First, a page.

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SDT publishes first fining bands guidance

4th Jan 2017

The Solicitors Disciplinary Tribunal (SDT) has published fining bands guidance alongside detailed mitigating factors for the first time, in an attempt to help defendants establish how their case is likely to be dealt with.

The tribunal regularly reviews its approach to sanctions, but the new guidelines, which came into effect for all cases being heard after 1 January 2017, were the first to have been comprehensively considered by a specific working party.

Fine levels before the SDT are unlimited, and the new guidance provides five indicative categories ranging from up to £2,000 for ‘conduct assessed as sufficiently serious to justify a fine’ to more than £50,000 for ‘conduct assessed as significantly serious but not so serious as to result in an order for suspension or strike off’.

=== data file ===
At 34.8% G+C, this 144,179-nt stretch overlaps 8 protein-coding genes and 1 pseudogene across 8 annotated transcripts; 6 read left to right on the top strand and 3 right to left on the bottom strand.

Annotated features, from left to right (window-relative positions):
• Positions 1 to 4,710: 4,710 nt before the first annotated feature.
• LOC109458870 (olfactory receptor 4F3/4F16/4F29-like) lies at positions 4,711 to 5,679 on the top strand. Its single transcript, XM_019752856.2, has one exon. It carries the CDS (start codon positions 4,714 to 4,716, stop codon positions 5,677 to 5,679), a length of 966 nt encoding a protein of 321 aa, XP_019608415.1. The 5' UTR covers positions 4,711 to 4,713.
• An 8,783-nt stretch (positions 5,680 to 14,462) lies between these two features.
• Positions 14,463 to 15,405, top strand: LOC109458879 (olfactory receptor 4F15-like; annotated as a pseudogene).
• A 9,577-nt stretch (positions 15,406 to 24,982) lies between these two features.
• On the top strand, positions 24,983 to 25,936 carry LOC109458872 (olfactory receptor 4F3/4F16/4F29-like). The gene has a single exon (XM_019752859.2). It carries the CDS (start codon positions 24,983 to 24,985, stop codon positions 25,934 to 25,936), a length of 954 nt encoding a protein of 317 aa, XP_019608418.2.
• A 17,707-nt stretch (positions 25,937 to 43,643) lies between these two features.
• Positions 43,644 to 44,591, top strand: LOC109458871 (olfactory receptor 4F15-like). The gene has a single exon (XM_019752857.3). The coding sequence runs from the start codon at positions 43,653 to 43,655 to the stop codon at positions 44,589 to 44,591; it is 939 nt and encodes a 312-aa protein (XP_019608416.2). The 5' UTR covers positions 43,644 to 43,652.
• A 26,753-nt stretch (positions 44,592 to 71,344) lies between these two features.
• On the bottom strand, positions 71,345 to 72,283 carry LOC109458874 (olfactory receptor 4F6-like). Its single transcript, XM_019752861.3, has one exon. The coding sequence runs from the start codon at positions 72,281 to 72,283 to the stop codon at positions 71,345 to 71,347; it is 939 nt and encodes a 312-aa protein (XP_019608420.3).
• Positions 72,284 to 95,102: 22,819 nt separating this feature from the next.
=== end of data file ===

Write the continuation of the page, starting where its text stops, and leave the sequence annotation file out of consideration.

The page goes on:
These new bands complement the current general approach detailed in the guidance, based on the seriousness of the misconduct and ‘the means available to an individual or a firm’. Where a solicitor can provide evidence of ‘limited means’, the fine may be reduced to reflect this.

In practice, the tribunal usually sets out the amount a solicitor would have been fined, reduced to a lower amount that takes into account evidence of means.

Last year, 42 of the 176 cases heard by the SDT resulted in fines totalling £313,250, representing an average of £7,457 per fine. The lowest was for just £1,000 and the largest £40,000.

In a separate section, the new guidance attempts to deal in more practical detail with restoration to the roll or termination of suspension; however, it was argued by SDT clerk and chief executive Susan Humble that one issueis the requirement to have been employed, preferably in a law firm or in a legal environment. Many, she commented, would contact the tribunal saying it was unrealistic to expect them to fulfil the requirement, whereas the SRA can, in certain circumstances and subject to conditions, authorise them to work in approved employment.

The guidance combines the tribunal’s current practice in respect of other sanctions such as reprimand, suspension, and strike off.